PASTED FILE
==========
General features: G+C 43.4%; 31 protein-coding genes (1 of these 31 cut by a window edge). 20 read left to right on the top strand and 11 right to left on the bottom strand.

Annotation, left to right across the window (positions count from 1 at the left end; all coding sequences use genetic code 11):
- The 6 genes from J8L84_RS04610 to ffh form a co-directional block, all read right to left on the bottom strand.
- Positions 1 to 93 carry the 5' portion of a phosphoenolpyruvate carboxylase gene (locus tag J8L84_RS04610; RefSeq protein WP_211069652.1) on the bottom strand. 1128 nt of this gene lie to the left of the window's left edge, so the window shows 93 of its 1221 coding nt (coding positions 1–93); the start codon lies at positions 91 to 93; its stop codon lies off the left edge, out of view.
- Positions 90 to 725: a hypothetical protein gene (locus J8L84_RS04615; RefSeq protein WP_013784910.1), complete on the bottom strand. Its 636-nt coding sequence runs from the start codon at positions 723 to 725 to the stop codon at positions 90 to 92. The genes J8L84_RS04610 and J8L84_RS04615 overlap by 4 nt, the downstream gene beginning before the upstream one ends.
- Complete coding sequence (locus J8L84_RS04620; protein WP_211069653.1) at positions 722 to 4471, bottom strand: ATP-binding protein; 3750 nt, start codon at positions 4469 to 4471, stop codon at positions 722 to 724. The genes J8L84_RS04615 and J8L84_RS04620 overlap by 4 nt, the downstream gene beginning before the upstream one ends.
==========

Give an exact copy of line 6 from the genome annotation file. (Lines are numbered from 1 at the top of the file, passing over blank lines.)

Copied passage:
- Complete coding sequence (locus J8L84_RS04620; protein WP_211069653.1) at positions 722 to 4471, bottom strand: ATP-binding protein; 3750 nt, start codon at positions 4469 to 4471, stop codon at positions 722 to 724. The genes J8L84_RS04615 and J8L84_RS04620 overlap by 4 nt, the downstream gene beginning before the upstream one ends.